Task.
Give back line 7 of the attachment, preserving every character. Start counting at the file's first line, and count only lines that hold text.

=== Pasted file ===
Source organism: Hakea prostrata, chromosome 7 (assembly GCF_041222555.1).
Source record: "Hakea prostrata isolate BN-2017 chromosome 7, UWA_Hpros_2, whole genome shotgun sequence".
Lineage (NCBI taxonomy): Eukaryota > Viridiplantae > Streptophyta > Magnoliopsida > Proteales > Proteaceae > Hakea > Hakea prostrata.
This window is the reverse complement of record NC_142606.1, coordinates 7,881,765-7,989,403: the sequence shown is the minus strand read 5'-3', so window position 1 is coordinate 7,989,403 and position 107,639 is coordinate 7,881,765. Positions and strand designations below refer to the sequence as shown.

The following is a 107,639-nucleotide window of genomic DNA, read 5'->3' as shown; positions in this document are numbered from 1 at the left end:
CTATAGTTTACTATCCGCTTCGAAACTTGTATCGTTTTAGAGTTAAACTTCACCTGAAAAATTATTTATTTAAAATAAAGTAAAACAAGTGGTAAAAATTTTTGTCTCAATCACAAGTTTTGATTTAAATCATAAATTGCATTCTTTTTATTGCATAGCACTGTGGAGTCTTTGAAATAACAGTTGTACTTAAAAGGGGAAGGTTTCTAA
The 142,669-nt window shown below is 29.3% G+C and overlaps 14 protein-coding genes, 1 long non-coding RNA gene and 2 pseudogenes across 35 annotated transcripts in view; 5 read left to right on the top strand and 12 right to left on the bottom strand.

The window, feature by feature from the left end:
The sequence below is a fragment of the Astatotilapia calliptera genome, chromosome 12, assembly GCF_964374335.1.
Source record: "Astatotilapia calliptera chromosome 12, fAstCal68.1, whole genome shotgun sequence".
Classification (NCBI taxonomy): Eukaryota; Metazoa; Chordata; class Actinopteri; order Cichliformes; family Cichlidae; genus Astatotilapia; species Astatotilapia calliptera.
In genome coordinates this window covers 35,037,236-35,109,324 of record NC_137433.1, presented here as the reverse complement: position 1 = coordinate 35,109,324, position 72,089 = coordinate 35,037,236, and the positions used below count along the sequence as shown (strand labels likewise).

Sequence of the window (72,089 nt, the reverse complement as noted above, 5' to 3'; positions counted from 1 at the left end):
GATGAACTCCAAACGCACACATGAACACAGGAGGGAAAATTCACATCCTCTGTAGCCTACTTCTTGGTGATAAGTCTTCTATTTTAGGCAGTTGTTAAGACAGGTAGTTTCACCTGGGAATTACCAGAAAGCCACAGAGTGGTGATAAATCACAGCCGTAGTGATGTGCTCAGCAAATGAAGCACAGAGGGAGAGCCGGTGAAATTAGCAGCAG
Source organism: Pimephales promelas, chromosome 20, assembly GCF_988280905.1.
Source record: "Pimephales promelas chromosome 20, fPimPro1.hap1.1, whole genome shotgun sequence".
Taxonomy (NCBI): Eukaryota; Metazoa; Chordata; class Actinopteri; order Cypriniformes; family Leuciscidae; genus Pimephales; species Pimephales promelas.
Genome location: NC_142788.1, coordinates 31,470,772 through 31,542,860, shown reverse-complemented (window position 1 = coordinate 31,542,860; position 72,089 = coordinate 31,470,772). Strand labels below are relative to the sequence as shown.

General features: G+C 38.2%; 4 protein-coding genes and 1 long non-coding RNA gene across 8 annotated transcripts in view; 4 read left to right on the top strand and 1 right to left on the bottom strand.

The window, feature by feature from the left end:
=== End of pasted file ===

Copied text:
The 142,669-nt window shown below is 29.3% G+C and overlaps 14 protein-coding genes, 1 long non-coding RNA gene and 2 pseudogenes across 35 annotated transcripts in view; 5 read left to right on the top strand and 12 right to left on the bottom strand.